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Capital board updates: Superintendent search, storm damage, reopening

Three things to know from the Aug. 19 meeting

Emily Lytle
Dover Post
File photo after Tropical Storm Isaias hit Dover Aug. 4. Sylvia Henderson, interim superintendent for Capital School District, and Ade Kuforiji, interim assistant superintendent, looked at a huge tree that toppled over in front of William Henry Middle School in Dover. Kuforiji gave an update on the school during the Aug. 19 board meeting.

The Capital School District Board of Education continued discussions on hiring an outside firm to help find the district’s new superintendent Aug. 19. To do that, the board needs to approve a “request for proposal” that can be sent to firms.

The search process was put into motion after former Superintendent Dan Shelton announced his resignation effective July 1. 

At the July 22 meeting, the board unanimously agreed to work with John Marinucci, executive director of the Delaware School Boards Association, and asked him to prepare the RFP. He sent it to board members.

After a lengthy discussion Aug. 19, board members voted unanimously to further review and approve the RFP during a future workshop and special board meeting. Those meetings have not been scheduled as of Aug. 20. 

Update: William Henry Middle School damage

Since Tropical Storm Isaias ripped part of the roof off the historic William Henry Middle School Aug. 4, administrators like Interim Assistant Superintendent Ade Kuforiji have been working to evaluate the damage.

Kuforiji presented an update to the board Aug. 19, saying that practically every room in the middle school had damage. “The entire gymnasium floor was covered with water,” he said. “It was very devastating to see how much damage could happen in a few minutes.”

The state insurance office gave permission to start water and debris clean-up. Kuforiji agreed with Board Vice President Sean Christiansen in applauding the Servpro crews and their work in cleaning up the water.

The district now awaits the insurance office’s report on costs and repairs. Interim Superintendent Sylvia Henderson said she and Kuforiji met with the William Henry Alumni Association to talk about repairs to the building. “They are so vested in that school and it’s a historical landmark in our community,” Henderson said.  “We just reassured them that we will have open communication and that they will be part of that process, as well.”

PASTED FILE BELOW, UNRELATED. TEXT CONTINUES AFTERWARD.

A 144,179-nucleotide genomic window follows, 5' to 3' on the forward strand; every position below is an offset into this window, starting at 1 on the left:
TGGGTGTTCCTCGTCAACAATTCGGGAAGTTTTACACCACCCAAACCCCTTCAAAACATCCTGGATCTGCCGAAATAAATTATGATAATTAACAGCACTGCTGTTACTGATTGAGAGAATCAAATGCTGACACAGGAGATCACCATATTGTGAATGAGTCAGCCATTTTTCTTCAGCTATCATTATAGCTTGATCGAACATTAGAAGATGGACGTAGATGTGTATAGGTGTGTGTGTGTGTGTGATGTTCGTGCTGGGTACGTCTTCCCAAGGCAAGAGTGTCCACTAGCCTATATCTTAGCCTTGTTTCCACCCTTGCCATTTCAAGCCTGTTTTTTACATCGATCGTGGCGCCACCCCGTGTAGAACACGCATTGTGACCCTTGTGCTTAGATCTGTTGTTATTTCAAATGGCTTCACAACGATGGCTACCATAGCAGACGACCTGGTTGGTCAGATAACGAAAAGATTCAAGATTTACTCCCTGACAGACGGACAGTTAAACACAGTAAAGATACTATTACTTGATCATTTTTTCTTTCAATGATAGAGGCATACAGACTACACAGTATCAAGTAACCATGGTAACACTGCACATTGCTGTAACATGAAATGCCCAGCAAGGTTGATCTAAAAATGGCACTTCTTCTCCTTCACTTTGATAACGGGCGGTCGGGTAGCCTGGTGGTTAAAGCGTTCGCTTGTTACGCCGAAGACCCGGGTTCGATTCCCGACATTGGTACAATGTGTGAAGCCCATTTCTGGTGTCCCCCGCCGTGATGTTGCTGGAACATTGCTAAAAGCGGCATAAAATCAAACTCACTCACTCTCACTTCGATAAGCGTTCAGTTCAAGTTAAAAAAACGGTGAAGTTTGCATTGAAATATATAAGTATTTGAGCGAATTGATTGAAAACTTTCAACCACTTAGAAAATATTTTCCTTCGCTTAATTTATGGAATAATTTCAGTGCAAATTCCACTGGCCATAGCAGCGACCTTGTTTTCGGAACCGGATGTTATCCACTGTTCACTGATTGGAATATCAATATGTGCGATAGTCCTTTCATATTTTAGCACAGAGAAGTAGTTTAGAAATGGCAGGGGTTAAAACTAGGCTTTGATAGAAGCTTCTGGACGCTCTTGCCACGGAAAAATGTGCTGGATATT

In the meantime, district staff decided to move William Henry Middle School students and staff to the east wing of Central Middle School during the remote and hybrid learning plans. 

While the original plan was to use wings in Dover High School, Director of Instruction Paul Dunford said the Central Middle option was safer for students. Other school administrators said Central Middle gives them a sort of home base. 

Approved: In-school services like PT, OT

The board unanimously approved a motion that will allow students to come into schools for face-to-face services, such as speech and occupational therapy, physical therapy and school psychology, beginning Sept. 8 through the first six weeks of school.

Board members also approved a Sept. 8 start date for the community-based instruction programs for 18 to 21 year-old students with disabilities. This includes the Project SEARCH and STRIVE programs, which gives students workplace experiences at sites in the community like Bayhealth. 

Staff working face-to-face would be completely voluntary, said Todd Simpson, director of special education. “So, [our] ability to roll out the entire plan beginning September 8th is contingent on participation of staff volunteering to begin face to face,” he said. 

For more, view the full presentation

More Capital news

Educational Support Person of the Year: Jamel Trott of William Henry Middle School was selected as the Capital School District Educational Support Person of the Year. He was one of 13 candidates, and he will compete at the state level in November.

Plans for the new middle schools are moving forward, and the Delaware Department of Education approved the design, Henderson said. 

New teacher orientation began this week, and it included training on the new hybrid model and safety precautions. Capital welcomed 85 new teachers.